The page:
Housing starts in the US declined 4.2% month-over-month to a seasonally adjusted annualized rate of 1.425 million in October of 2022, after falling by a downwardly revised 1.3% in September, and compared to market forecasts of 1.41 million. Single-family housing starts dropped 6.1% to a rate of 855 thousand while the rate for units in buildings with five units or more decreased 0.5% to 556 thousand. Starts were down in the Northeast (-34.7% to 96 thousand), the Midwest (-11.1% to 185 thousand); and the West (-10.6% to 336 thousand) while starts went up in the South (6.7% to 808 thousand). Compared to October 2021, housing starts fell 8.8%. The US housing market has been hit by soaring prices of materials and rising mortgage rates, which recently reached their highest level since 2001. source: U.S. Census Bureau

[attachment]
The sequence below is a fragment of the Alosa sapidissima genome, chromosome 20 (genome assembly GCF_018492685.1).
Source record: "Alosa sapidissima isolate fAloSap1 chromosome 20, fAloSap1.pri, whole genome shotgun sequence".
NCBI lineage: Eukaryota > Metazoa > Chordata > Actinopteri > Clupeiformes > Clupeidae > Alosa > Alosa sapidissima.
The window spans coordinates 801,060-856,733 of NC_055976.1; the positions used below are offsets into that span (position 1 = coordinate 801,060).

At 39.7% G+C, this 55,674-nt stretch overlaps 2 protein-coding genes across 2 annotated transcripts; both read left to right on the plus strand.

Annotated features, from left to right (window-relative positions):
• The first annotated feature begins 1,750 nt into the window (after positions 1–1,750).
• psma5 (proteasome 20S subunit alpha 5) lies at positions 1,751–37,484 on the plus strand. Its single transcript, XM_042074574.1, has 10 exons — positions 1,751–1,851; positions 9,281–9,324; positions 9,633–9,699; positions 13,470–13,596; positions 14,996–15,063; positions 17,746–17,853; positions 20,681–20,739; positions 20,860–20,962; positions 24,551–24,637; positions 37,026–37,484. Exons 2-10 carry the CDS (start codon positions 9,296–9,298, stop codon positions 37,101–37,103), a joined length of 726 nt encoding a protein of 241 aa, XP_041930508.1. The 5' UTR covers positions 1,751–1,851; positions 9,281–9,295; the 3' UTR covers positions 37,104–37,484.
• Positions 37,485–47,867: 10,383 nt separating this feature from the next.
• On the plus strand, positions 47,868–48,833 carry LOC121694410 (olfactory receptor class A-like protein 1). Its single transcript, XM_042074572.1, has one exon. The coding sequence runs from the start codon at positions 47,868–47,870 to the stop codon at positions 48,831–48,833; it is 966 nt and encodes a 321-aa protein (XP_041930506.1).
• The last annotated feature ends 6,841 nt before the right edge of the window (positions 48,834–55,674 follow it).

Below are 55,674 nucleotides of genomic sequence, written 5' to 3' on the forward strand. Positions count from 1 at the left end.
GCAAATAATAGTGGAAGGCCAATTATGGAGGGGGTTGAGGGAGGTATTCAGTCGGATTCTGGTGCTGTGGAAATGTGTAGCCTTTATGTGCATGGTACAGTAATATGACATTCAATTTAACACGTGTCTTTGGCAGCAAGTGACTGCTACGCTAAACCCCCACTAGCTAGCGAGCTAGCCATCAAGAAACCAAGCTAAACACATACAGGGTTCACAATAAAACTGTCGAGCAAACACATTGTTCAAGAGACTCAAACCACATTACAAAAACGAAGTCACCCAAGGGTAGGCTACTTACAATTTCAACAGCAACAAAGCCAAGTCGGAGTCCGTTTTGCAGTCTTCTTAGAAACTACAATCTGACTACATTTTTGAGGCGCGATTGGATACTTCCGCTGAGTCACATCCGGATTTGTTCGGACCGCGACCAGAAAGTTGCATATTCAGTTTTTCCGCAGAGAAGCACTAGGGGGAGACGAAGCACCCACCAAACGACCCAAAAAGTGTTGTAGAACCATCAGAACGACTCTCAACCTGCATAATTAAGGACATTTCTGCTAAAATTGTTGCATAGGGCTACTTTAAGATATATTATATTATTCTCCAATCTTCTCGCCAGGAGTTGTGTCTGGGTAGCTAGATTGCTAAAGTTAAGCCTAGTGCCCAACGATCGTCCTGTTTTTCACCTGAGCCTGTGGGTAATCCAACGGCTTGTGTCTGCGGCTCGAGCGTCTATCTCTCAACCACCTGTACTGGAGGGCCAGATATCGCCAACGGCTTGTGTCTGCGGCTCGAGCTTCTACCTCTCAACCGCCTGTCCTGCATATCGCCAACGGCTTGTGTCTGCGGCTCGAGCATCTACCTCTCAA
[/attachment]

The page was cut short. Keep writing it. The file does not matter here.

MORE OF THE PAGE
Housing Starts in the United States averaged 1433.87 Thousand units from 1959 until 2022, reaching an all time high of 2494.00 Thousand units in January of 1972 and a record low of 478.00 Thousand units in April of 2009. This page provides the latest reported value for - United States Housing Starts - plus previous releases, historical high and low, short-term forecast and long-term prediction, economic calendar, survey consensus and news. United States Housing Starts - data, historical chart, forecasts and calendar of releases - was last updated on December of 2022.
Housing Starts in the United States is expected to be 1370.00 Thousand units by the end of this quarter, according to Trading Economics global macro models and analysts expectations. In the long-term, the United States Housing Starts is projected to trend around 1500.00 Thousand units in 2023 and 1470.00 Thousand units in 2024, according to our econometric models.